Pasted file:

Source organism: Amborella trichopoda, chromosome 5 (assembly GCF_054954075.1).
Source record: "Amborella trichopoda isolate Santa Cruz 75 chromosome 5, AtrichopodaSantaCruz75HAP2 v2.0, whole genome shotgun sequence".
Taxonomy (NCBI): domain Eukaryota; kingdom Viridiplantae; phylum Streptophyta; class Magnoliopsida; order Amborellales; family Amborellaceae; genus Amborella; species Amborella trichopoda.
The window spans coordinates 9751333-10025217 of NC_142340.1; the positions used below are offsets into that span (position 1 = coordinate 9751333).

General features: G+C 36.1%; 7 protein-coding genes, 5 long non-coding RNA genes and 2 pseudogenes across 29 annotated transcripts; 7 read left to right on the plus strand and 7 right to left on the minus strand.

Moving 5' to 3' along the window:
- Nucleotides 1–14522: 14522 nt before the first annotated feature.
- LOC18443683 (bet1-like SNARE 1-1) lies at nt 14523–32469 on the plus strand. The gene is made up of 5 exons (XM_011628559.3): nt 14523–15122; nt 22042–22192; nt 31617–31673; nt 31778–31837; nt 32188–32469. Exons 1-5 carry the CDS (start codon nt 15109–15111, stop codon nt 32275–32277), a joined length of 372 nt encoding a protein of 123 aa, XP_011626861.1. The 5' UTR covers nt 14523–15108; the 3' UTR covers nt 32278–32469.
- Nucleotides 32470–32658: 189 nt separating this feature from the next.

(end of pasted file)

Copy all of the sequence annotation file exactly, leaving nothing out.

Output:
Source organism: Amborella trichopoda, chromosome 5 (assembly GCF_054954075.1).
Source record: "Amborella trichopoda isolate Santa Cruz 75 chromosome 5, AtrichopodaSantaCruz75HAP2 v2.0, whole genome shotgun sequence".
Taxonomy (NCBI): domain Eukaryota; kingdom Viridiplantae; phylum Streptophyta; class Magnoliopsida; order Amborellales; family Amborellaceae; genus Amborella; species Amborella trichopoda.
The window spans coordinates 9751333-10025217 of NC_142340.1; the positions used below are offsets into that span (position 1 = coordinate 9751333).

General features: G+C 36.1%; 7 protein-coding genes, 5 long non-coding RNA genes and 2 pseudogenes across 29 annotated transcripts; 7 read left to right on the plus strand and 7 right to left on the minus strand.

Moving 5' to 3' along the window:
- Nucleotides 1–14522: 14522 nt before the first annotated feature.
- LOC18443683 (bet1-like SNARE 1-1) lies at nt 14523–32469 on the plus strand. The gene is made up of 5 exons (XM_011628559.3): nt 14523–15122; nt 22042–22192; nt 31617–31673; nt 31778–31837; nt 32188–32469. Exons 1-5 carry the CDS (start codon nt 15109–15111, stop codon nt 32275–32277), a joined length of 372 nt encoding a protein of 123 aa, XP_011626861.1. The 5' UTR covers nt 14523–15108; the 3' UTR covers nt 32278–32469.
- Nucleotides 32470–32658: 189 nt separating this feature from the next.